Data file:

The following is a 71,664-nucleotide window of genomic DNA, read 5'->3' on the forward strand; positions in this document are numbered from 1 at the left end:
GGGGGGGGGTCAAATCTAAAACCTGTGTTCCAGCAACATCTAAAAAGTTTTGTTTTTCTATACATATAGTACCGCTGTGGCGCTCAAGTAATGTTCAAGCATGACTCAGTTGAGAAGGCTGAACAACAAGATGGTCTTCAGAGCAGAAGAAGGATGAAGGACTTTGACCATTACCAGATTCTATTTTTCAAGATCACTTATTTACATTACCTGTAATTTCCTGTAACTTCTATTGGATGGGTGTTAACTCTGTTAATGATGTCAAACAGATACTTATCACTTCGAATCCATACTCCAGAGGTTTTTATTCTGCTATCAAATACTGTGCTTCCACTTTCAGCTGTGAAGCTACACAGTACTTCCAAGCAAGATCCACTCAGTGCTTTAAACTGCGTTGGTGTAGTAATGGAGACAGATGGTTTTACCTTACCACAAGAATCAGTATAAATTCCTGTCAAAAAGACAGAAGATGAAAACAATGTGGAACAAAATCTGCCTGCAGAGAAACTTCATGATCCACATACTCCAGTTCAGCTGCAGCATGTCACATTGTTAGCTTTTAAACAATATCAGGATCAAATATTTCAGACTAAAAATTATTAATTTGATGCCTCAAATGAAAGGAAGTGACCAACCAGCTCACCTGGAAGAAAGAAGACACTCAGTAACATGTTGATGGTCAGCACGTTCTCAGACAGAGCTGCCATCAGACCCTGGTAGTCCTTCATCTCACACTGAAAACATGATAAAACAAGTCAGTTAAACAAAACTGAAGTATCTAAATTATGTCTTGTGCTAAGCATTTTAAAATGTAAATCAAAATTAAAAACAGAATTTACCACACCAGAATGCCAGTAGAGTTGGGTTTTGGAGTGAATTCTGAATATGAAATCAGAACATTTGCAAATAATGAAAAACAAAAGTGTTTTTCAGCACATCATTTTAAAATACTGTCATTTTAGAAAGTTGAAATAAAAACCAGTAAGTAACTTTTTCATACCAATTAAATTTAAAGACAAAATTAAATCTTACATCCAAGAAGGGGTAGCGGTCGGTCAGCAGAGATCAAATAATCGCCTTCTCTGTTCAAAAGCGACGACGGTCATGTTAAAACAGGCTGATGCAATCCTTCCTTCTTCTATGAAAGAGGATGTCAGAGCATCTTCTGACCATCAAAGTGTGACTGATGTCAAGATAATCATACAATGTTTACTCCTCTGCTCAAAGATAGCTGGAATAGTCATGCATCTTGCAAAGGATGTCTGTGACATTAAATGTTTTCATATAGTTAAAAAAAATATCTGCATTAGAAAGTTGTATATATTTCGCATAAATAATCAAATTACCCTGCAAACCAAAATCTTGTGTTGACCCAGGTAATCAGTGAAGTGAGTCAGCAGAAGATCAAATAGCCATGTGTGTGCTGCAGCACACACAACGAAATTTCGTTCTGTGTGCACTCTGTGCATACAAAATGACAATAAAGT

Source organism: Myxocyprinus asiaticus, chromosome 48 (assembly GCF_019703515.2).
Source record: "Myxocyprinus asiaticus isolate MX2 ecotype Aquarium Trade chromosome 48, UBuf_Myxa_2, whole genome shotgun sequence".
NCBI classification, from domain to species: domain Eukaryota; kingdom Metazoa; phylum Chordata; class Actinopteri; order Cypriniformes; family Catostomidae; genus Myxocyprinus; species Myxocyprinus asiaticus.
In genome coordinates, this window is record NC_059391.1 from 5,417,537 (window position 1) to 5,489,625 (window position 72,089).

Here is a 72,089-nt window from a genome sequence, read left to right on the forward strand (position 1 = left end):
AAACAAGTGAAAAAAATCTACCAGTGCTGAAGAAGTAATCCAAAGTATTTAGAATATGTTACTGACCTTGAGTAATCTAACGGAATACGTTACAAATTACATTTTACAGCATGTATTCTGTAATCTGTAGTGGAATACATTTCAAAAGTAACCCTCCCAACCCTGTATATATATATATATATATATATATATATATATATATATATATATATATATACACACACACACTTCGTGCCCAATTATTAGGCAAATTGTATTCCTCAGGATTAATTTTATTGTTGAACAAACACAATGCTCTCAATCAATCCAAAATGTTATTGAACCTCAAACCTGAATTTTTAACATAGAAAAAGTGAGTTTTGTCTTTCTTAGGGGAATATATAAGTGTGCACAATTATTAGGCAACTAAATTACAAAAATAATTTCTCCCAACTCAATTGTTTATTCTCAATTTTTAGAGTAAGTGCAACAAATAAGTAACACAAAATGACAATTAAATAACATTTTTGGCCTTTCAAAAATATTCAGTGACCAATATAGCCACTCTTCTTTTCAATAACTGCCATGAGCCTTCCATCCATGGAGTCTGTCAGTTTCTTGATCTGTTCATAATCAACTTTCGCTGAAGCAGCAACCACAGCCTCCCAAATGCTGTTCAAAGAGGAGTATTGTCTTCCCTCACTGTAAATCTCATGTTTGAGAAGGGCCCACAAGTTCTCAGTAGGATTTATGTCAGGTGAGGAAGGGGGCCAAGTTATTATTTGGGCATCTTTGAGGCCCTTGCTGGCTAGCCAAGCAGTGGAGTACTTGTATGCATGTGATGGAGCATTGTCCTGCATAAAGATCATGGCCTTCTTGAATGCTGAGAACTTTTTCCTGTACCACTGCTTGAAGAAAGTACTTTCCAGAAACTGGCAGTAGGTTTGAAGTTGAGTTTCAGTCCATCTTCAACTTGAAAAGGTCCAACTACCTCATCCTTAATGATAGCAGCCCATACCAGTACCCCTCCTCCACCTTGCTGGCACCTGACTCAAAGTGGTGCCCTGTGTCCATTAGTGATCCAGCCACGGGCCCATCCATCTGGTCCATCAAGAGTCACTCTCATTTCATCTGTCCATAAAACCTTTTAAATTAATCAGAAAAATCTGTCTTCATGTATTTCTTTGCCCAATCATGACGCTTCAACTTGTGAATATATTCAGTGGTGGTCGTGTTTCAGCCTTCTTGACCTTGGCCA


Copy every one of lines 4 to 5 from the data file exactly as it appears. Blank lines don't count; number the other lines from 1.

Source record: "Myxocyprinus asiaticus isolate MX2 ecotype Aquarium Trade chromosome 48, UBuf_Myxa_2, whole genome shotgun sequence".
NCBI classification, from domain to species: domain Eukaryota; kingdom Metazoa; phylum Chordata; class Actinopteri; order Cypriniformes; family Catostomidae; genus Myxocyprinus; species Myxocyprinus asiaticus.